My school year starts with speech/language and hearing screenings of preschool – 1st grade students. Following that are meetings with teachers and recommendations for evaluations if needed.
The parents I come into contact with are nearly always anxious when they see “recommend a full evaluation” checked on the screening summary sheet. They’re keen to have testing completed asap and, in our conference, want detailed explanations about the questions I asked and what scores were achieved.
It’s a delicate balance.
If a parent is observing an evaluation, I always set expectations up ahead of time. For an articulation test, I’ll tell them that we will complete every item. For language testing, I need to make it clear that I will continue the test until their child is unable to perform the tasks (I might mention the particular ceiling here—ie. until they miss five in a row). I reiterate that the plan is to have their child miss questions and that this is unlike a classroom test in which you have a set number of questions to complete.
I’ll give an overall description of the test and subtests with a (made up) example when needed. I never give actual missed items because we’ll end up in a rabbit hole of why their child answered the way they did and how it wasn’t actually incorrect for them.
Then it’s time for a brief statistics lesson.
Raw score: I don’t typically include this information, but it’s helpful if a parent understands that the raw score is simply the number of questions the student answered correctly on the test or subtest.
Age equivalencies: This is the first number that sets parents hearts racing and I’m always quick to explain that they aren’t the best representation of performance. (It is a measure I need to include in reports if available however.) Age equivalents reflect the average age at which a raw score is achieved which means you can expect half of children that age will score below this, and half above. It does not take into account the range of normal performance.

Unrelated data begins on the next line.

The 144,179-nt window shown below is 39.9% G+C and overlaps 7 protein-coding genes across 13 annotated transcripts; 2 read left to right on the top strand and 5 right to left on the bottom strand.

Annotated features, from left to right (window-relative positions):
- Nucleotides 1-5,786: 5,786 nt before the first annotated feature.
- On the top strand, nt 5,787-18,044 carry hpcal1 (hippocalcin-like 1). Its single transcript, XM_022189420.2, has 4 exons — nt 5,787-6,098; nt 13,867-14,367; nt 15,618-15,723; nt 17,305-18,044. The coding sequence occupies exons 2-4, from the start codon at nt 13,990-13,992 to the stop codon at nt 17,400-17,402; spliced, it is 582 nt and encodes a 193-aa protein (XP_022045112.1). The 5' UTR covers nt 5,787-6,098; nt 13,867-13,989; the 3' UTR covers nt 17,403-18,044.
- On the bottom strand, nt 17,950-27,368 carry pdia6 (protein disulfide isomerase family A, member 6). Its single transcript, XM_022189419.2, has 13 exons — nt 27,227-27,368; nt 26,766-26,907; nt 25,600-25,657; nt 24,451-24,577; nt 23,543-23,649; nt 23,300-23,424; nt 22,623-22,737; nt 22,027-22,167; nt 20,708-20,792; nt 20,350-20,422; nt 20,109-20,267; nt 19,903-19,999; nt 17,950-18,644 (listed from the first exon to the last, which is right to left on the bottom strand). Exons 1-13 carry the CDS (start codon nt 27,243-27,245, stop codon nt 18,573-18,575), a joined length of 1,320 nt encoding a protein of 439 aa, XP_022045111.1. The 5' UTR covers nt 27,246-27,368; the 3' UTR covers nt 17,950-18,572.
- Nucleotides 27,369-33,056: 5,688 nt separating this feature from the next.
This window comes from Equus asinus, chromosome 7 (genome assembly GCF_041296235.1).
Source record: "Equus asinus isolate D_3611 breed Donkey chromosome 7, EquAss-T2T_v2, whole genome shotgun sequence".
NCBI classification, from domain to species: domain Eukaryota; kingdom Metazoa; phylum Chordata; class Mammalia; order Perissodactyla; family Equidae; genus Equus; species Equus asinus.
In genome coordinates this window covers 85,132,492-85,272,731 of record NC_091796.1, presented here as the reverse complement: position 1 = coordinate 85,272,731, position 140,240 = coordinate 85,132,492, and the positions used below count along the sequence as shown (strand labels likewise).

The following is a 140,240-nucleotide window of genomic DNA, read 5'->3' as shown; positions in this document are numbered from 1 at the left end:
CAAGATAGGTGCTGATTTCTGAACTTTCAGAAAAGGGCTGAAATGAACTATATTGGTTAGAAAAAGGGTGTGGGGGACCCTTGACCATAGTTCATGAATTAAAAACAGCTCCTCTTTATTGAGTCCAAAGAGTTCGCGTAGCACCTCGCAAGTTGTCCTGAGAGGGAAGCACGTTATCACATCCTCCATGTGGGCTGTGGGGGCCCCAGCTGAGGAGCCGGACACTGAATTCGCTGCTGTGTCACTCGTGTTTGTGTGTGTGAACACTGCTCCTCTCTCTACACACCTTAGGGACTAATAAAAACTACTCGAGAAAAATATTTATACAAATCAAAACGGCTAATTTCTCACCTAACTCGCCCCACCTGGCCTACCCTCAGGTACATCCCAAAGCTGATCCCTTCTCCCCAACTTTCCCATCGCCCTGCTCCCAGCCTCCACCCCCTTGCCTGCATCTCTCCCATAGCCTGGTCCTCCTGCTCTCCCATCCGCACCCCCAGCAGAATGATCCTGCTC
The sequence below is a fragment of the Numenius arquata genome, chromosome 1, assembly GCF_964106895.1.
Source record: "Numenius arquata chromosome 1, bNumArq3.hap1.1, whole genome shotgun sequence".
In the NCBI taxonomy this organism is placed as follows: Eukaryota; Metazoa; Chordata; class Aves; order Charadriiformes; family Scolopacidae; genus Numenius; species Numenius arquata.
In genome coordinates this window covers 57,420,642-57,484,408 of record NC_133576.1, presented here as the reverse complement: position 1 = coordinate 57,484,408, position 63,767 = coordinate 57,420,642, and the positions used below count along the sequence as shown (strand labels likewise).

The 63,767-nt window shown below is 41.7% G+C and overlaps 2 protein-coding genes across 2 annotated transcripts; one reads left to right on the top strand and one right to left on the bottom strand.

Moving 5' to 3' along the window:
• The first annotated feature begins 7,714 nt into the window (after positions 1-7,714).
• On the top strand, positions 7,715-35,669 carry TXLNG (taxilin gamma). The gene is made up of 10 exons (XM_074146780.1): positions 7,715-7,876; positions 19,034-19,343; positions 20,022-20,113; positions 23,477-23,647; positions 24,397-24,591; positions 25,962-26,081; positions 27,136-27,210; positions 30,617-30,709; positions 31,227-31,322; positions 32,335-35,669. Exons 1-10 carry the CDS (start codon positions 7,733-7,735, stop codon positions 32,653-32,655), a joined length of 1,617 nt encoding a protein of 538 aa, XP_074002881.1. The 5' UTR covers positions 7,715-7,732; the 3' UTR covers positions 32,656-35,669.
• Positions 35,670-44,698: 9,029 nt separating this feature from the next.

What I tell parents is that age equivalencies don’t reflect consistency of performance and simply show that initial raw score in a different light. A young child might get to the 20th question before the test ends and receive a raw score of 17, while an older student might get to the 35th question and still have a raw score of 17. Both would have the same age equivalency score, but the child that had the opportunity to answer more questions is demonstrating to me more advanced skills (though there are obviously holes or inconsistencies in their performance).
Standard Scores: I pull out paper and draw the bell curve. I put the mean at the highest point (usually 100) and make sure they understand that this gives us a range of normal for comparison with the mean as the average score (and not perfect performance). Next, I’ll show them where their child falls and how many standard deviations it is from the mean. (If needed, I would show at what point their child qualifies for services.)
I may also mention that standard scores will be one of the ways we measure progress over time.
For students receiving an entire educational evaluation, I’ll show how standard scores can be used as a point of comparison to judge relative strengths and weaknesses.
Percentile ranks: This is another stat that tends to concern parents and again, I use the bell curve to show that the percentile rank matches up with the standard scores. Many parents see a percentile rank of 47 and panic, thinking this means their child got 47% of the questions correct and a “failing” grade! It’s important we clarify that a percentile rank is not a percentage grade.
While math, statistics especially, can seem scary (perhaps especially to the therapist providing the lesson) and as software/apps begin generating more and more of our numbers even the SLP becomes further removed from the calculations. Yet, it’s critical that our parents receive all the information we collect and explanations of what the numbers represent. The beauty of statistics is that understanding, when using a quick picture and numbers, is within the grasp of most parents regardless of their own language or educational limitations.
For a parent handout that you can include with your reports, click here.
Tell the truth, math–love it or dread it?